I basically stayed until I started feeling a bit ill and then wandered to a pub in Midtown for dinner.

I wandered through Times Square on the way to the subway to get home and there's always something fun in Times Square. Tonight? Election-themed condoms for sale.

I thought about picking some up as a goofy souvenir/piece of history... but they wanted five dollars per rubber... jiggawha?

Apparently that's still a dollar off the price on their Web site.

The guy seemed perturbed that I took his photo without buying any of his "wears"... despite the fact he was in Times Square surrounded by camera wielding tourists. Whatever.

He probably would have made a mint if he was there on election night. Times Square was pretty packed that night and full of energy.

... and there were plenty of big screens to watch the returns.

Eventually though, I had to eat dinner so I wandered to my favorite bar in the area, Smith's in Hell's Kitchen. I got myself a free campaign button while I was there that I wore quite proudly throughout the rest of the evening:

The Dewar's girls offered a free glass of Dewar's and ginger ale... but I counter-offered and ended up with a free Dewars on the rocks instead. Mmmm...

I eventually ended up at the Rockefeller Center where the NBC studios are and watched the end of the returns with the throngs there in Midtown. I couldn't get a good picture, but they project a giant electoral map on the Rockefeller Center ice skating rink and color states red and blue as the returns come in through the night, which is pretty neat.

They also lit up a skyscraper blue and red and had balconies for each candidate rise up the side of the building as they received electoral votes and there was a big "270" marking victory.

The crowd reaction was pretty interesting as the Obama symbol rose above 270 mark (when they counted California's mass of electoral votes). Some people were cheering, a lot people were very confused and I think there were people saying "What the hell is going on?" in at least four different languages right near me.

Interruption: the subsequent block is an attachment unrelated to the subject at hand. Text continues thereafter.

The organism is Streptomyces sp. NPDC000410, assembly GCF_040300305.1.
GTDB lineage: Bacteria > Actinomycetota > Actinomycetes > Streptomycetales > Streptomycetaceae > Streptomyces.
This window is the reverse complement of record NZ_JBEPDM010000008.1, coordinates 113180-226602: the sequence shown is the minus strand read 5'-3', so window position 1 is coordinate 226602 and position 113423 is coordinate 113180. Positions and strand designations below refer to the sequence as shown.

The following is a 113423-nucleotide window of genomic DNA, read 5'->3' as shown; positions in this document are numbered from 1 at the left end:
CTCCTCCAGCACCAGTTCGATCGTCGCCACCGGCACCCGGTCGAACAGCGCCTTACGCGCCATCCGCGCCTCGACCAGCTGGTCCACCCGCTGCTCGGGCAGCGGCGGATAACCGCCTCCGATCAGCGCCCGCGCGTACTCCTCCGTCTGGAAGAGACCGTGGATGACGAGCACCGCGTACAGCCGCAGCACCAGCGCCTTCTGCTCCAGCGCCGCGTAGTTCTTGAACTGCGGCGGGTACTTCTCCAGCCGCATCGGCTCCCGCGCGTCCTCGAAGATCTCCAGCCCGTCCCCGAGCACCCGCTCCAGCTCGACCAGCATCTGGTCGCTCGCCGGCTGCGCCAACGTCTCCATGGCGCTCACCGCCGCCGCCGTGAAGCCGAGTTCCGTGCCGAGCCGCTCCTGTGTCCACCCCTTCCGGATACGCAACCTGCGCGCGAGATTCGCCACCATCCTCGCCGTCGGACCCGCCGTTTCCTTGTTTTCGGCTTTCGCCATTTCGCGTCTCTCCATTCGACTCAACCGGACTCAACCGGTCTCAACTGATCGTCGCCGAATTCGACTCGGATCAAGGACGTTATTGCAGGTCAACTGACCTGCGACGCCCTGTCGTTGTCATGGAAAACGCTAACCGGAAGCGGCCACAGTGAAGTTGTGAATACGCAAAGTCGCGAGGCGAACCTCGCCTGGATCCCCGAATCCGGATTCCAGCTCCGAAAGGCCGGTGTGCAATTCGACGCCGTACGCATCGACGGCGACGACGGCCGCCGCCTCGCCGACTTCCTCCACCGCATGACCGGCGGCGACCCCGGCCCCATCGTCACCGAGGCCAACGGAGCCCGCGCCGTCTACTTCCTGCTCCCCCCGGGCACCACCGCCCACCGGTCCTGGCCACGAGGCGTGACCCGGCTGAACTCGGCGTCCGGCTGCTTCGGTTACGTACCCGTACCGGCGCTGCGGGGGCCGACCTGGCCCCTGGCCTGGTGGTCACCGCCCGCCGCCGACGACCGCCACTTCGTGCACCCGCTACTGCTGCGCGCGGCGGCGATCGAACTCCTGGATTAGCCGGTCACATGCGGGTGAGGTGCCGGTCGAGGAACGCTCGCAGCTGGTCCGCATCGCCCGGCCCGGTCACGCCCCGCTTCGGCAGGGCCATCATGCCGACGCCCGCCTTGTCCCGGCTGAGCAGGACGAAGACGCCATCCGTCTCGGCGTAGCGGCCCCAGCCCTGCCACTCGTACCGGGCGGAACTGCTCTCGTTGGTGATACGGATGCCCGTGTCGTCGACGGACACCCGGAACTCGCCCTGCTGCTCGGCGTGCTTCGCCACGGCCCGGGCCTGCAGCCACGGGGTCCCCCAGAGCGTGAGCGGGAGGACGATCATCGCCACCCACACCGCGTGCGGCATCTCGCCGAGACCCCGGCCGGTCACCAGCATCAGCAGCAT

Side note on the Election Day subject - most polling places here are in schools, which I originally thought was kind of odd since I was thinking that I would be walking into a place filled with kids. However, here in NYC, Election Day is a day off from school for kids, which I thought was kind of interesting.

The next morning, newspapers were in crazy short supply. I figured I would pick up a New York Times, since it was pretty historic to elect a black President and all, but that plan didn't work out because I was not alone. Newspapers were sold out all over the city. Some people apparently bought like 15 copies at a time, I guess to try to turn a profit. Some that day sold for hundreds of dollars online, but the New York Times is selling them online for $15 making those buyers hopefully feel very, very dumb. I'll stick with my Post and Daily News thank you very much.

Wednesday though, the New York Times building was swarmed with folks trying to get papers, but they didn't have any either. The Post and Daily News made extra runs to restock throughout the day. The Times did a few small extra runs late in the afternoon, but only sent papers to a few Midtown transit hubs - but even then it was in small numbers.